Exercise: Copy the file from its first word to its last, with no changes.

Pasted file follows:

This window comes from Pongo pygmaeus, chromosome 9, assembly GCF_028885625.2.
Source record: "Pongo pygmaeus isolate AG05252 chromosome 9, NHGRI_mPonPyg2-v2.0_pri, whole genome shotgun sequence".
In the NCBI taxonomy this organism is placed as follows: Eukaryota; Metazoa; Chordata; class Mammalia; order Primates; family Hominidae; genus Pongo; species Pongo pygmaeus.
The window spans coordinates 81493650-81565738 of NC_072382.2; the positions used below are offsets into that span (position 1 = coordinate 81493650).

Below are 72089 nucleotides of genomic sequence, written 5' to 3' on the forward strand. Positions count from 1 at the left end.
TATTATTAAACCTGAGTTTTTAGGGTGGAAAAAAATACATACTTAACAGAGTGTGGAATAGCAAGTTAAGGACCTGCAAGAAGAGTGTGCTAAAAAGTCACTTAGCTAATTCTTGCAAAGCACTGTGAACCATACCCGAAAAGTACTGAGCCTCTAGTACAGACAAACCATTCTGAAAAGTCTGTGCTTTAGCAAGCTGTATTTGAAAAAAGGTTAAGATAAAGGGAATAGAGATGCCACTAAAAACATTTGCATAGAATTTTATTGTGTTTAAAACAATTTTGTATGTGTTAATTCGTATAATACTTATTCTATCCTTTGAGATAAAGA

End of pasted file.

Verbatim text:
This window comes from Pongo pygmaeus, chromosome 9, assembly GCF_028885625.2.
Source record: "Pongo pygmaeus isolate AG05252 chromosome 9, NHGRI_mPonPyg2-v2.0_pri, whole genome shotgun sequence".
In the NCBI taxonomy this organism is placed as follows: Eukaryota; Metazoa; Chordata; class Mammalia; order Primates; family Hominidae; genus Pongo; species Pongo pygmaeus.
The window spans coordinates 81493650-81565738 of NC_072382.2; the positions used below are offsets into that span (position 1 = coordinate 81493650).

Below are 72089 nucleotides of genomic sequence, written 5' to 3' on the forward strand. Positions count from 1 at the left end.
TATTATTAAACCTGAGTTTTTAGGGTGGAAAAAAATACATACTTAACAGAGTGTGGAATAGCAAGTTAAGGACCTGCAAGAAGAGTGTGCTAAAAAGTCACTTAGCTAATTCTTGCAAAGCACTGTGAACCATACCCGAAAAGTACTGAGCCTCTAGTACAGACAAACCATTCTGAAAAGTCTGTGCTTTAGCAAGCTGTATTTGAAAAAAGGTTAAGATAAAGGGAATAGAGATGCCACTAAAAACATTTGCATAGAATTTTATTGTGTTTAAAACAATTTTGTATGTGTTAATTCGTATAATACTTATTCTATCCTTTGAGATAAAGA